According to the Globe this morning, the Tories decided to fast-track their attack ads against the Liberals to remove the focus from their own poor performance.
One senior Conservative official said some Tory officials also wanted to spook the Liberals so they would not topple the government as it experienced one of its most difficult periods since taking power in 2006.
Patrick Muttart, told officials the ads had been released earlier to try to blunt bad publicity over the resignation of former foreign affairs minister Maxime Bernier.
The Prime Ministers Office "wanted to get out and do some defining again - set the agenda," said the source. "After a few weeks of the Bernier mess, enough was enough."
Another Conservative official claims "There were fears that we would be toppled last week in the House," the source said Friday. "So it was moved up a bit precisely because of that." The source said the Tories did not want an election because of recent dips in their polling numbers and a series of other controversies.
And yet another, senior Conservative said the main thrust of the ad campaign was to "brand" Mr. Dion as a tax-and-spend Liberal.
The article goes on to explain how the Tories came up with their ad campaigns and how they could be launched and delivered to the media within hours.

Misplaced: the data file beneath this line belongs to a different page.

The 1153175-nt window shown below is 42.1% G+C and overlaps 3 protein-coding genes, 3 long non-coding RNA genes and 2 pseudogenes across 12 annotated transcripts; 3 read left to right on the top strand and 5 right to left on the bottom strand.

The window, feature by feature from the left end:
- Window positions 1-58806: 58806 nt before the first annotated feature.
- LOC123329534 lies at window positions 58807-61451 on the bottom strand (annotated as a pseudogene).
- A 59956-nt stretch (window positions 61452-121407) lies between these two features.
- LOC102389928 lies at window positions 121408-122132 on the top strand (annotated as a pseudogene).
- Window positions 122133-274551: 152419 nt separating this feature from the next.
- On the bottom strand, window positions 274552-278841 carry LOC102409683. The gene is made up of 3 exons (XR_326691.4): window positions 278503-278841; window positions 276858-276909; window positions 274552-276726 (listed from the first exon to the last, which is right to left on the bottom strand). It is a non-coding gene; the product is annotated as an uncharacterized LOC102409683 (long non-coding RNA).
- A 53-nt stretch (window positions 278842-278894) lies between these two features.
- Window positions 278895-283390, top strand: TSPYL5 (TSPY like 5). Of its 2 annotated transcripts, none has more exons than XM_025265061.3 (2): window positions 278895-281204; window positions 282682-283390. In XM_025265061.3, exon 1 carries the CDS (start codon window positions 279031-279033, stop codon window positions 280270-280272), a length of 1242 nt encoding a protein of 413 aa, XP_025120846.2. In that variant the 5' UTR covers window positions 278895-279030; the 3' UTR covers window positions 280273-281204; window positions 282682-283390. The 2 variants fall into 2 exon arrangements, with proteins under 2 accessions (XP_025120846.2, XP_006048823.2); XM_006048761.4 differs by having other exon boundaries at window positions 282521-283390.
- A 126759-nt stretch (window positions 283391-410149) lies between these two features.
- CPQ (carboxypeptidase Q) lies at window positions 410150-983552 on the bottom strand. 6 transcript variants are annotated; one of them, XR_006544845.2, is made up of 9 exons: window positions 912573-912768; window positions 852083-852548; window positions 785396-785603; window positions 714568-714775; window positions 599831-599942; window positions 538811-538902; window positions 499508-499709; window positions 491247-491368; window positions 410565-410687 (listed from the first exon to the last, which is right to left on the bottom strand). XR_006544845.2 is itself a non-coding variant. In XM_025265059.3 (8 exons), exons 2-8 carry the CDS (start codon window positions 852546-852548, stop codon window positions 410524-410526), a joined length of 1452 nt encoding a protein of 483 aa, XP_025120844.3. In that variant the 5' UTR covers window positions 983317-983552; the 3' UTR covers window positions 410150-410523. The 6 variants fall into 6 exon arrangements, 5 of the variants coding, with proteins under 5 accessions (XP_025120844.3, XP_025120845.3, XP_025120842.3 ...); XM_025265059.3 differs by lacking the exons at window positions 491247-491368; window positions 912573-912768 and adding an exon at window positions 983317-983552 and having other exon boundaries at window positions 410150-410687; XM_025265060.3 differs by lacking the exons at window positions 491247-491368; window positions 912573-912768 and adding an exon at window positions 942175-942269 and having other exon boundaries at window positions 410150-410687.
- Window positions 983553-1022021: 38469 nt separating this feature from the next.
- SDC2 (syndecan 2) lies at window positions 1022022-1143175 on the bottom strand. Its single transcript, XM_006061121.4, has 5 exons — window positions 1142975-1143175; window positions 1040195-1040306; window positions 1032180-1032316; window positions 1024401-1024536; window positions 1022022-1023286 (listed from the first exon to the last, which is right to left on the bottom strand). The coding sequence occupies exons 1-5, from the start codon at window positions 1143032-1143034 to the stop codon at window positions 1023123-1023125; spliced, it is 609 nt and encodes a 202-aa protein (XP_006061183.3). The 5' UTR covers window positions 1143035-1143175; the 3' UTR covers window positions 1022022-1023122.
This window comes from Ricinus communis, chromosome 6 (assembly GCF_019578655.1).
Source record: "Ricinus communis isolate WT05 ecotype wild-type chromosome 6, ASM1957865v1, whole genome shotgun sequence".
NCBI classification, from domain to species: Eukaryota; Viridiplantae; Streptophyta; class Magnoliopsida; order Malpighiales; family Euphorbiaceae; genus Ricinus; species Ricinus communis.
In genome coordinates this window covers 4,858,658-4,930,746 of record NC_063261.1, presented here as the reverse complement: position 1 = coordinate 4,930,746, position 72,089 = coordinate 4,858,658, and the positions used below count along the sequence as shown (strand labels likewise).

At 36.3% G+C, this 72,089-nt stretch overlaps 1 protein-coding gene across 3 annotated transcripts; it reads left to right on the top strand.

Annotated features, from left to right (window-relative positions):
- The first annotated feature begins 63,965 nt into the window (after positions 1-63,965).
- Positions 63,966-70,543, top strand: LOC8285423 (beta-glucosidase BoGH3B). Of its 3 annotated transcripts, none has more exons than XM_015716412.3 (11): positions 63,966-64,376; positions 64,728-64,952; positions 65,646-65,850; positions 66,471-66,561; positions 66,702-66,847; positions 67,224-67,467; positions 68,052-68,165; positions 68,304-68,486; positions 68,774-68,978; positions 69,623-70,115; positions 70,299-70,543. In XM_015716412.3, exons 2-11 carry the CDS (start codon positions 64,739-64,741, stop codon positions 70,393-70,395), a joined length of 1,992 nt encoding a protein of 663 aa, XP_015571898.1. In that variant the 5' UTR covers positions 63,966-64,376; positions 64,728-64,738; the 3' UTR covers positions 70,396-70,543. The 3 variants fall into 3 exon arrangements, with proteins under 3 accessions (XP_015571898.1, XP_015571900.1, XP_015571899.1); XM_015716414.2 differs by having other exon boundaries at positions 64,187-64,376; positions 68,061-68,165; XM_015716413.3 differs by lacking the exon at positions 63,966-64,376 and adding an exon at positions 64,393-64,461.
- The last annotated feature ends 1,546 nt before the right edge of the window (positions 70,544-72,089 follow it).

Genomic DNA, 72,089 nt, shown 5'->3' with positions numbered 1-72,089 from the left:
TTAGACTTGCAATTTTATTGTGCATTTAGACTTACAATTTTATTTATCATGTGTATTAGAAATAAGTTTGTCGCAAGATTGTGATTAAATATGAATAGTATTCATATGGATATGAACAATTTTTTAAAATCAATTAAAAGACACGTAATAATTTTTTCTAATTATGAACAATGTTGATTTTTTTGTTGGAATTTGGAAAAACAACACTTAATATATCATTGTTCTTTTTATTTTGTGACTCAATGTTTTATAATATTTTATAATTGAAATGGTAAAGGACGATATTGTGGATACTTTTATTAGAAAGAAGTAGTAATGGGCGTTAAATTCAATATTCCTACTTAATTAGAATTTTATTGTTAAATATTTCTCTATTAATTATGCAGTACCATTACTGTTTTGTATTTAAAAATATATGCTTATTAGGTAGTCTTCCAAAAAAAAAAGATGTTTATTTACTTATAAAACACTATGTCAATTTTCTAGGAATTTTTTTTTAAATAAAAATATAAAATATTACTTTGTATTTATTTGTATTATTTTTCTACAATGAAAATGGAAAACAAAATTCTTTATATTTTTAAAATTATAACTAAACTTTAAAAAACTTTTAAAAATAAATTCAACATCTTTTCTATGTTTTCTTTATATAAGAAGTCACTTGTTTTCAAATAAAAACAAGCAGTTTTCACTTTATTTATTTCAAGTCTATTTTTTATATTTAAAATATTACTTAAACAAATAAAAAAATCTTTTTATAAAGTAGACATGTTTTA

"A bunch of people in the party had several weekends worth of what were sort of called counterattack scripting meetings where we anticipated several different attacks,".
Well that explains a lot.
Like how you could develop video ads for gas pumps without getting clearance from the company that actually owns the pumps. I mean what gas company would want to risk upsetting any potential customers, with gas at an all time high.
And as for the replacement radio ads they launched this weekend. If you haven't heard them yet, the ads consist of a talk-show radio host taking a call from someone complaining about the Liberals new tax grab.
Although annoying in concept, they are actually funny if you imagine that it is the Spotty, the cute, Conservative oil spill that is doing the talking. Somehow I can't get him off of my mind.
Jumping the shark: A term used in media to describe the the beginning of the end or marking the moment the subject is "past its peak." The moment when Fonzie jumps over a shark while on water skis in a scene in Happy Days and when the Tories chose an oil spill as their spokesperson.